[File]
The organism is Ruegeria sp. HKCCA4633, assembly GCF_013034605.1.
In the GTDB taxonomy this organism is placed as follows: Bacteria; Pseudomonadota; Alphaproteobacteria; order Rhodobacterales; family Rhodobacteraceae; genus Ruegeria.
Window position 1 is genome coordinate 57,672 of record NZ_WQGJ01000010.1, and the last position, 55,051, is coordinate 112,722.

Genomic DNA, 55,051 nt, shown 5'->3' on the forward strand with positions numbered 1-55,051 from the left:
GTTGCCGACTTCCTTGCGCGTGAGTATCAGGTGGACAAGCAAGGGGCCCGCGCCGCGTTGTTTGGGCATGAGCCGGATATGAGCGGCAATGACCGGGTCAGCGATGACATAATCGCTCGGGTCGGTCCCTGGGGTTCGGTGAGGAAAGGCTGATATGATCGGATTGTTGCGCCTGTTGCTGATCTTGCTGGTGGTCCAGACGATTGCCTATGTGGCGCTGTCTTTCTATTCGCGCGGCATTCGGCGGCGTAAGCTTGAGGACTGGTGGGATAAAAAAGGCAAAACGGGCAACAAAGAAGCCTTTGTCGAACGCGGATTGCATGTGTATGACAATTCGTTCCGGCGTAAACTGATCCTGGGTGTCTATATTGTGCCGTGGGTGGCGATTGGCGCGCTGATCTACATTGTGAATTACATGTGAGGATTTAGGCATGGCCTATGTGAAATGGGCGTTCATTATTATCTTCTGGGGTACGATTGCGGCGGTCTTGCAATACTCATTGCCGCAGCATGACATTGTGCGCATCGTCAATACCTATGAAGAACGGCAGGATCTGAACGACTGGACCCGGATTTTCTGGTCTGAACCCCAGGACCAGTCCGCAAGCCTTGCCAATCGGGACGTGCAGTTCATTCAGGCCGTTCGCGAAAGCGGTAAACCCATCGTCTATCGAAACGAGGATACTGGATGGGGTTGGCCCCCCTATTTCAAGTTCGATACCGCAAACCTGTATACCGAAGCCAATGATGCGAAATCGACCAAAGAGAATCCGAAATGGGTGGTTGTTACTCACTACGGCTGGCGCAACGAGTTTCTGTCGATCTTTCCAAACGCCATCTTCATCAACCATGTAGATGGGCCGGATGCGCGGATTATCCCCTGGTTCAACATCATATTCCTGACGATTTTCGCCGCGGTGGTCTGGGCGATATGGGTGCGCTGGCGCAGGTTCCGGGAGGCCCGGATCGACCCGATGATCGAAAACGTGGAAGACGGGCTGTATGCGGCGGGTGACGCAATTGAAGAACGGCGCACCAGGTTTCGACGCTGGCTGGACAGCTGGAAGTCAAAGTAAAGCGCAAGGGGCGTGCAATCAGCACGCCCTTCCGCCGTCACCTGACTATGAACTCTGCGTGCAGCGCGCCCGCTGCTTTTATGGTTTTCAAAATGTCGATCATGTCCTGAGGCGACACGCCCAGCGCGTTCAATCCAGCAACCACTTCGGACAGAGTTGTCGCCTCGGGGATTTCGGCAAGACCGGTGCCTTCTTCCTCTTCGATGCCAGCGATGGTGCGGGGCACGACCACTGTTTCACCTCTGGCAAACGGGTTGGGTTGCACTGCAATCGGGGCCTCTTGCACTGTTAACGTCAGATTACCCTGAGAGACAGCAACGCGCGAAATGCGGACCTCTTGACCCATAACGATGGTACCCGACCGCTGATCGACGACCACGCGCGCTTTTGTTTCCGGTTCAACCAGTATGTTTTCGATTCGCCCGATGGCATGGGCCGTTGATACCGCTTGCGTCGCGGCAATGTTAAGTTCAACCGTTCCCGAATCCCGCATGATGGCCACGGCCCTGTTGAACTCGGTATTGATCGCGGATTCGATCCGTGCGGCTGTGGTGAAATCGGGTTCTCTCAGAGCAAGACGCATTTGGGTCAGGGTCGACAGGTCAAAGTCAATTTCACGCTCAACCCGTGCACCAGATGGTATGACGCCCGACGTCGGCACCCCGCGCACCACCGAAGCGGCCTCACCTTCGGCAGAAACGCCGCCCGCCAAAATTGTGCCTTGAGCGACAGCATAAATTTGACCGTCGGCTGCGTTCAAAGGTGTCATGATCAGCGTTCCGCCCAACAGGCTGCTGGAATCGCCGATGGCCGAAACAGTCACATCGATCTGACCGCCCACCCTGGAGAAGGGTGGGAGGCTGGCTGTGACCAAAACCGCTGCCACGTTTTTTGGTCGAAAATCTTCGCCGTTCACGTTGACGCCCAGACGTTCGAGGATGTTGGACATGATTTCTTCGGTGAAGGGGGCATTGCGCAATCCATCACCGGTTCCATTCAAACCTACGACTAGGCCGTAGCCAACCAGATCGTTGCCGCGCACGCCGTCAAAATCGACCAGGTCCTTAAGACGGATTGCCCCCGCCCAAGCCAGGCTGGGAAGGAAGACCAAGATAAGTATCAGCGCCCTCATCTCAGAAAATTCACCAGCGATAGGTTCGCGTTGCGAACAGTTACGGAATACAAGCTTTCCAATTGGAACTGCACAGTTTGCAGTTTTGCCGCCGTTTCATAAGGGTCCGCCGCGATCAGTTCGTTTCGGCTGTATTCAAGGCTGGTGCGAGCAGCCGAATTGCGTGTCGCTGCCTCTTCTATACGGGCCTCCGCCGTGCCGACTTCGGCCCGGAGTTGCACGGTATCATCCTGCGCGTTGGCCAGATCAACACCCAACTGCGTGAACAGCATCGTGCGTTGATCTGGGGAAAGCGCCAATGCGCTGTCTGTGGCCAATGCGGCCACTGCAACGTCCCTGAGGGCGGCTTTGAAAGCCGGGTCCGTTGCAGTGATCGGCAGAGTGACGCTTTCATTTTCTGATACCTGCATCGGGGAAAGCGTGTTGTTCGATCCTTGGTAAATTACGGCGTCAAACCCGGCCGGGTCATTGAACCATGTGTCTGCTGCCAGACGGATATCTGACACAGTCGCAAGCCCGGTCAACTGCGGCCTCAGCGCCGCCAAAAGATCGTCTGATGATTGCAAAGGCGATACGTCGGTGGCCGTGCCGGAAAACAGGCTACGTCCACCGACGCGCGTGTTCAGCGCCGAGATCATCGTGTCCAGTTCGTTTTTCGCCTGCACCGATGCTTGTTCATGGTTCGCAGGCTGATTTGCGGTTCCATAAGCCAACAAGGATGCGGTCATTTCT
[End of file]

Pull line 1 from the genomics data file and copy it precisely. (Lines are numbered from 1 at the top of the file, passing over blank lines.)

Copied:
The organism is Ruegeria sp. HKCCA4633, assembly GCF_013034605.1.